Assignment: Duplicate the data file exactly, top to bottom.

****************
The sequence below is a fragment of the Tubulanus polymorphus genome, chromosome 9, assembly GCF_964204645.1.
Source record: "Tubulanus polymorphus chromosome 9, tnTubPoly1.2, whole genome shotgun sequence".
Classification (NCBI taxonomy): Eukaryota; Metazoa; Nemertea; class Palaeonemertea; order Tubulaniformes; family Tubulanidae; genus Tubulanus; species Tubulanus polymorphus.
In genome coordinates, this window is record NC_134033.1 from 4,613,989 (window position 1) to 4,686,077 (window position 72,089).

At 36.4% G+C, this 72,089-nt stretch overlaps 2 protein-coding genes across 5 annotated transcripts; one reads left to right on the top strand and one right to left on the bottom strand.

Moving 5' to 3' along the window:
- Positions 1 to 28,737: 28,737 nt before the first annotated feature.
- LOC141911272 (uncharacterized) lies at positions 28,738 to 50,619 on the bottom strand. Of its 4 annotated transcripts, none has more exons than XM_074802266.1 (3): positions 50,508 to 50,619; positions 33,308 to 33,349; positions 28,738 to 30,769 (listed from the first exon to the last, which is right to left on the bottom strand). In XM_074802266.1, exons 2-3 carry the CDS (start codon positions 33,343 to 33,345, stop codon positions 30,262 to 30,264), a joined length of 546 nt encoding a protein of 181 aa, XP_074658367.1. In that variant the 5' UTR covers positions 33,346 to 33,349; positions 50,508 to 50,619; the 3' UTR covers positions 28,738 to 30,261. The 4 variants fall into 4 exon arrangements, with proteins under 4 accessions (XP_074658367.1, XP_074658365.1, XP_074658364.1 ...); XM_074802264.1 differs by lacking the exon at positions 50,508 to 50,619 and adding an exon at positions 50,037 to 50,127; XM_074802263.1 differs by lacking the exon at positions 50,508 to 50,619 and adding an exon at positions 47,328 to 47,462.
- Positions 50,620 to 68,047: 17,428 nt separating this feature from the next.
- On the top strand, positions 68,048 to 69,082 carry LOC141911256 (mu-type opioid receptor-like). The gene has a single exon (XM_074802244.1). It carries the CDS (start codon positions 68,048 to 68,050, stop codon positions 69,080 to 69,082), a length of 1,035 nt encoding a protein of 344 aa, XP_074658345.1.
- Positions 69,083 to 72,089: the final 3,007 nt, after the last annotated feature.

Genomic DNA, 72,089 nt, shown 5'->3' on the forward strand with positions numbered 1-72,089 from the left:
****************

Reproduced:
The sequence below is a fragment of the Tubulanus polymorphus genome, chromosome 9, assembly GCF_964204645.1.
Source record: "Tubulanus polymorphus chromosome 9, tnTubPoly1.2, whole genome shotgun sequence".
Classification (NCBI taxonomy): Eukaryota; Metazoa; Nemertea; class Palaeonemertea; order Tubulaniformes; family Tubulanidae; genus Tubulanus; species Tubulanus polymorphus.
In genome coordinates, this window is record NC_134033.1 from 4,613,989 (window position 1) to 4,686,077 (window position 72,089).

At 36.4% G+C, this 72,089-nt stretch overlaps 2 protein-coding genes across 5 annotated transcripts; one reads left to right on the top strand and one right to left on the bottom strand.

Moving 5' to 3' along the window:
- Positions 1 to 28,737: 28,737 nt before the first annotated feature.
- LOC141911272 (uncharacterized) lies at positions 28,738 to 50,619 on the bottom strand. Of its 4 annotated transcripts, none has more exons than XM_074802266.1 (3): positions 50,508 to 50,619; positions 33,308 to 33,349; positions 28,738 to 30,769 (listed from the first exon to the last, which is right to left on the bottom strand). In XM_074802266.1, exons 2-3 carry the CDS (start codon positions 33,343 to 33,345, stop codon positions 30,262 to 30,264), a joined length of 546 nt encoding a protein of 181 aa, XP_074658367.1. In that variant the 5' UTR covers positions 33,346 to 33,349; positions 50,508 to 50,619; the 3' UTR covers positions 28,738 to 30,261. The 4 variants fall into 4 exon arrangements, with proteins under 4 accessions (XP_074658367.1, XP_074658365.1, XP_074658364.1 ...); XM_074802264.1 differs by lacking the exon at positions 50,508 to 50,619 and adding an exon at positions 50,037 to 50,127; XM_074802263.1 differs by lacking the exon at positions 50,508 to 50,619 and adding an exon at positions 47,328 to 47,462.
- Positions 50,620 to 68,047: 17,428 nt separating this feature from the next.
- On the top strand, positions 68,048 to 69,082 carry LOC141911256 (mu-type opioid receptor-like). The gene has a single exon (XM_074802244.1). It carries the CDS (start codon positions 68,048 to 68,050, stop codon positions 69,080 to 69,082), a length of 1,035 nt encoding a protein of 344 aa, XP_074658345.1.
- Positions 69,083 to 72,089: the final 3,007 nt, after the last annotated feature.

Genomic DNA, 72,089 nt, shown 5'->3' on the forward strand with positions numbered 1-72,089 from the left: